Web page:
- Which piece of equipment you're talking about. Putting all
equipment on the same schedule might be the easy thing to do,
But it makes no sense technically, and it wastes labor and other
- The conditions under which that equipment is operating. The
manufacturer's recommendations assume normal usage. But are your
conditions normal? Harsh duty means accelerating those schedules, while
light duty may allow you to stretch those out.
- The age of a given piece of equipment. Maintenance schedules
that were fine for new equipment are probably not adequate as that
equipment ages. Small damage accumulates. For example, insulation
deteriorates over time. That's a key consideration for your insulation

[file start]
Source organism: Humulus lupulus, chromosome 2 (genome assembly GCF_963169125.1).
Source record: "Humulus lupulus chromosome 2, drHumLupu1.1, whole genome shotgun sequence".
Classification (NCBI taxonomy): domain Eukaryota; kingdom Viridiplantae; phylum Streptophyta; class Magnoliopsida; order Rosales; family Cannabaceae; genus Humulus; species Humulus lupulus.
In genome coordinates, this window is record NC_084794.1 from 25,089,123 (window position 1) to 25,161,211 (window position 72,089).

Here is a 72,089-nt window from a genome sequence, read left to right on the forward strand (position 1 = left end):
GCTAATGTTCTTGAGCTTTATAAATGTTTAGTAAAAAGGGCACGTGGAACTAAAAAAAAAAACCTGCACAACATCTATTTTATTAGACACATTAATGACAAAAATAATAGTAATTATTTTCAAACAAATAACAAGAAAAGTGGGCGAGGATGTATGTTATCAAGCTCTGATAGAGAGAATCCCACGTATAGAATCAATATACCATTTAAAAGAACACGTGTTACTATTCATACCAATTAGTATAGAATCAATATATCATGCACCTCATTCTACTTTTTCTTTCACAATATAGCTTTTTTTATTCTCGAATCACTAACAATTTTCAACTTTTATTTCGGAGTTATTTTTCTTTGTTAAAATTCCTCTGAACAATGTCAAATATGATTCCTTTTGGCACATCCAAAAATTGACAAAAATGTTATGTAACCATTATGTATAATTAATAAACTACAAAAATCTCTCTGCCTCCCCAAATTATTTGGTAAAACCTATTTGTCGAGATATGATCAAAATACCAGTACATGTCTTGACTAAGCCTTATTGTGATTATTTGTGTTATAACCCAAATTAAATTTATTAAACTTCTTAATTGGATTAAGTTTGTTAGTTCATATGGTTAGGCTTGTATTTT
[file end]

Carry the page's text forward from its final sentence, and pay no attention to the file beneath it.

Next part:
resistance testing program and motor maintenance program.
- The maintenance procedure itself. Due to conditions, the
scheduling of one procedure may need to be accelerated while another
- Maintenance and repair history. This is a key element in
"condition-based maintenance" and "predictive maintenance," which have
established good track records. Be careful you don't read too much
between the lines. While you can predict failure from measured
or past results, you have to allow for those contributing factors you
didn't measure or observe.
- Risk tolerance. How much will one downtime incident cost
company? How does this affect your personal job security?
In our next issue, we'll look at questions that center around doing
the right maintenance, rather than how often you do
Practical Industrial Control with DirectLogic
AutomationDirect's DirectLOGIC PLCs help solve industrial control needs